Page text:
Buttocks-beating in Texas schools, as in the schools of 22 other educationally backward states, is perfectly legal. Paddlers are vigorously protected by the legal, educational and social establishments.

Can a parent do anything short of transporting her child to a more civilized school environment? That all depends on the stamina of the parent and of the child. Few people are physically, emotionally and economically prepared to engage in a protracted struggle with their school system. And few children are able to withstand the social cost that results from being at the center of such a struggle--nor should they be expected to. Schools will show no mercy when it comes to protecting their perceived interests, and they have the child, i.e., the child's present happiness and future educational prospects, in the palm of their hand.

In the past, I have urged parents to fight the good fight against the outrageous, obscene, immoral, unprofessional practice of "paddling," and I've tried to give them the necessary advice, tools and backup, to the extent that I am able. Some have fought bravely--for a while. Before long, most of them came to the conclusion that there is more to life than engaging in endless, fruitless, circular debates with school administrators (many of whom are well-practiced at this game) and invariably their children begged them to "drop it." Some of the parents I've known managed to work out a compromise with their school. Some withdrew their children and taught them at home or found schools that were more respectful of their children's humanity. Some packed up and moved to non-paddling states.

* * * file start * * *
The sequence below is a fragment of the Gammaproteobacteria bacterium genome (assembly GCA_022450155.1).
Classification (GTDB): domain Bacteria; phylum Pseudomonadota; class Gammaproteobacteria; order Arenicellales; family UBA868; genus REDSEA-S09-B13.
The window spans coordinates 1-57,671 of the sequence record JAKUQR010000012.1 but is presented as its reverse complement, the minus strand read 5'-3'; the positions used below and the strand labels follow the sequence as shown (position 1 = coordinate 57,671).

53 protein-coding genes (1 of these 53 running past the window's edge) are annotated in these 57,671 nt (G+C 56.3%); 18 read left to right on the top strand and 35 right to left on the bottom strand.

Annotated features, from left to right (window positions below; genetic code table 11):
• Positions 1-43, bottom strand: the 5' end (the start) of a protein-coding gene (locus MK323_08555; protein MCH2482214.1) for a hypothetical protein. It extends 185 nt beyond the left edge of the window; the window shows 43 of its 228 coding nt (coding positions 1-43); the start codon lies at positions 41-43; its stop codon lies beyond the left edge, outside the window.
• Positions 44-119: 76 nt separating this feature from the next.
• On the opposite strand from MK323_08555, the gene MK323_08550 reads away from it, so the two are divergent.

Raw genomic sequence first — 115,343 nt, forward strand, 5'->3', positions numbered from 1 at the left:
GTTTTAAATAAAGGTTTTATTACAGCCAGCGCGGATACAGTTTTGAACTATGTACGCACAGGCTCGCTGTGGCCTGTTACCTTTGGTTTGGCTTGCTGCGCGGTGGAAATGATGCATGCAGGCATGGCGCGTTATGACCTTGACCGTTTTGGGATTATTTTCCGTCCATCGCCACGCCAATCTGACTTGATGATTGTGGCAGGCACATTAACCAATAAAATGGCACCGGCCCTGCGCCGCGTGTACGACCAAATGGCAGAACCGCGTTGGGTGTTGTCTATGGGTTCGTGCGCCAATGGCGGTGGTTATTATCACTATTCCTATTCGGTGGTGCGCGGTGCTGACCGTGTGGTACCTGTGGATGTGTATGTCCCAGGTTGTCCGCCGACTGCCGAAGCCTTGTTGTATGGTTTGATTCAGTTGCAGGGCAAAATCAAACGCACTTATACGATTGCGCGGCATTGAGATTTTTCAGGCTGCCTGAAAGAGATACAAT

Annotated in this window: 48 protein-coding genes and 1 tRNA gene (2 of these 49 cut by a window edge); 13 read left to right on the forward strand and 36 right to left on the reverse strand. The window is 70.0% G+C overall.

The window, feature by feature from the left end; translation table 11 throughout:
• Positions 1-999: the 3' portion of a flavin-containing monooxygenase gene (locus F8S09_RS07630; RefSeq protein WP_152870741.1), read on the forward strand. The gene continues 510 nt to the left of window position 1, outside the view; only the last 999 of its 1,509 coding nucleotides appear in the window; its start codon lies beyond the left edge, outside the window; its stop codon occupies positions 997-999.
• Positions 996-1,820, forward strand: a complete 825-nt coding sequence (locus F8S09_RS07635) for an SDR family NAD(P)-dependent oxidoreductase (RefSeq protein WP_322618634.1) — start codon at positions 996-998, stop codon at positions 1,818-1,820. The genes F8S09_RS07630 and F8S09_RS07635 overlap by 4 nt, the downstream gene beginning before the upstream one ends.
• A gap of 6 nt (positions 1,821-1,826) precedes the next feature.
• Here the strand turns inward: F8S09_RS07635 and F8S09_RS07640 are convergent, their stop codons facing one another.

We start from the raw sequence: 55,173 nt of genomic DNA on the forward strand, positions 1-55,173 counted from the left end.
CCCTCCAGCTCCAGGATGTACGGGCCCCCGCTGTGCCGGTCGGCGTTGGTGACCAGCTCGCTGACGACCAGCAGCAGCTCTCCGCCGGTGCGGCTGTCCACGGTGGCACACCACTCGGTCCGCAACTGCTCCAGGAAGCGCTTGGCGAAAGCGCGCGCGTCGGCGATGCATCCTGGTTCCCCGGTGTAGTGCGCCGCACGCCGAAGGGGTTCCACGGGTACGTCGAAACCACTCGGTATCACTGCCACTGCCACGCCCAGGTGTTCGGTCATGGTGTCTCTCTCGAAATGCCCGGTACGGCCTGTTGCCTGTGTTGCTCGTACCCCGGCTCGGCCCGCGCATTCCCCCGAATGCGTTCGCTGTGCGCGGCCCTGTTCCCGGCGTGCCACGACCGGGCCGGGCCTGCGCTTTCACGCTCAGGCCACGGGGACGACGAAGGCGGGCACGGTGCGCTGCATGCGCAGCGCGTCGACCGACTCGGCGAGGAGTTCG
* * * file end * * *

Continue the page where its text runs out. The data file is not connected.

Spend a bit of time on Project NoSpank at Especially see:

After you've read those files, you'll know what you are up against.

Speaking as a grandparent, I would not leave my granddaughter in the care of paddlers any more than I would leave her in the care of child molesters, pedophiles or sadists. I consider any act whereby an unwilling victim is subjected to painful trauma inflicted on his or her pelvic area to be an act of sexual sadism. (I couldn't care less how perpetrators characterize the event.) Even if I knew absolutely that the child would not be targeted, I would not want her to be in an environment where such practices are considered "no big deal." To me it's a very big deal. I would not want her to (eventually) date boys who were reared in such an environment, and perhaps, one day, marry one.